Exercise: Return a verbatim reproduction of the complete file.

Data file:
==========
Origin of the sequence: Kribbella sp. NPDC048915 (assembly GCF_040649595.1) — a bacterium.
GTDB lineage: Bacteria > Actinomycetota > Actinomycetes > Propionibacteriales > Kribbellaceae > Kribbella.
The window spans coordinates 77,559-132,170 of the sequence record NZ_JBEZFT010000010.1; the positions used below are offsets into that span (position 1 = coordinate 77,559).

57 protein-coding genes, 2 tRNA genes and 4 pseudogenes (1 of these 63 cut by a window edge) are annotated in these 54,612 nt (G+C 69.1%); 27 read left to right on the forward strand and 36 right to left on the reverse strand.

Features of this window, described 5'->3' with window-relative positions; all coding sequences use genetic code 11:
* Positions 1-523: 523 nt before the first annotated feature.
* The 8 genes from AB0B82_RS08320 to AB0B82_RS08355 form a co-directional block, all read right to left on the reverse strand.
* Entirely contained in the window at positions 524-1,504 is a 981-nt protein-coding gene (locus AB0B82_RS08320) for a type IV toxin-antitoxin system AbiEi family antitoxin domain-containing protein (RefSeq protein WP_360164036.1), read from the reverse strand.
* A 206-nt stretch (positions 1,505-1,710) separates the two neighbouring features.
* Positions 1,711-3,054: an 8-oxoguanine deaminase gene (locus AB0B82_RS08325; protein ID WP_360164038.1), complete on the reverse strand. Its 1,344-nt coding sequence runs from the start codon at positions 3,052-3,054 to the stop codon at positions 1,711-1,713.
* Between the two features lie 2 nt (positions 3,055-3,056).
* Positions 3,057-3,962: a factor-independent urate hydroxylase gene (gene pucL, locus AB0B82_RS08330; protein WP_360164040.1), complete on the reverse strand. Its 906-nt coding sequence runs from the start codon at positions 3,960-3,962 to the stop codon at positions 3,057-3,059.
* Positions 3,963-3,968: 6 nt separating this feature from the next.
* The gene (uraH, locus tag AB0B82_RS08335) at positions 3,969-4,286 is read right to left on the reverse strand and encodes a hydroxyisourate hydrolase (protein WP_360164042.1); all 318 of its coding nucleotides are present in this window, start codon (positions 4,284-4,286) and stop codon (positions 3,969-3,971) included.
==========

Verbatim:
Origin of the sequence: Kribbella sp. NPDC048915 (assembly GCF_040649595.1) — a bacterium.
GTDB lineage: Bacteria > Actinomycetota > Actinomycetes > Propionibacteriales > Kribbellaceae > Kribbella.
The window spans coordinates 77,559-132,170 of the sequence record NZ_JBEZFT010000010.1; the positions used below are offsets into that span (position 1 = coordinate 77,559).

57 protein-coding genes, 2 tRNA genes and 4 pseudogenes (1 of these 63 cut by a window edge) are annotated in these 54,612 nt (G+C 69.1%); 27 read left to right on the forward strand and 36 right to left on the reverse strand.

Features of this window, described 5'->3' with window-relative positions; all coding sequences use genetic code 11:
* Positions 1-523: 523 nt before the first annotated feature.
* The 8 genes from AB0B82_RS08320 to AB0B82_RS08355 form a co-directional block, all read right to left on the reverse strand.
* Entirely contained in the window at positions 524-1,504 is a 981-nt protein-coding gene (locus AB0B82_RS08320) for a type IV toxin-antitoxin system AbiEi family antitoxin domain-containing protein (RefSeq protein WP_360164036.1), read from the reverse strand.
* A 206-nt stretch (positions 1,505-1,710) separates the two neighbouring features.
* Positions 1,711-3,054: an 8-oxoguanine deaminase gene (locus AB0B82_RS08325; protein ID WP_360164038.1), complete on the reverse strand. Its 1,344-nt coding sequence runs from the start codon at positions 3,052-3,054 to the stop codon at positions 1,711-1,713.
* Between the two features lie 2 nt (positions 3,055-3,056).
* Positions 3,057-3,962: a factor-independent urate hydroxylase gene (gene pucL, locus AB0B82_RS08330; protein WP_360164040.1), complete on the reverse strand. Its 906-nt coding sequence runs from the start codon at positions 3,960-3,962 to the stop codon at positions 3,057-3,059.
* Positions 3,963-3,968: 6 nt separating this feature from the next.
* The gene (uraH, locus tag AB0B82_RS08335) at positions 3,969-4,286 is read right to left on the reverse strand and encodes a hydroxyisourate hydrolase (protein WP_360164042.1); all 318 of its coding nucleotides are present in this window, start codon (positions 4,284-4,286) and stop codon (positions 3,969-3,971) included.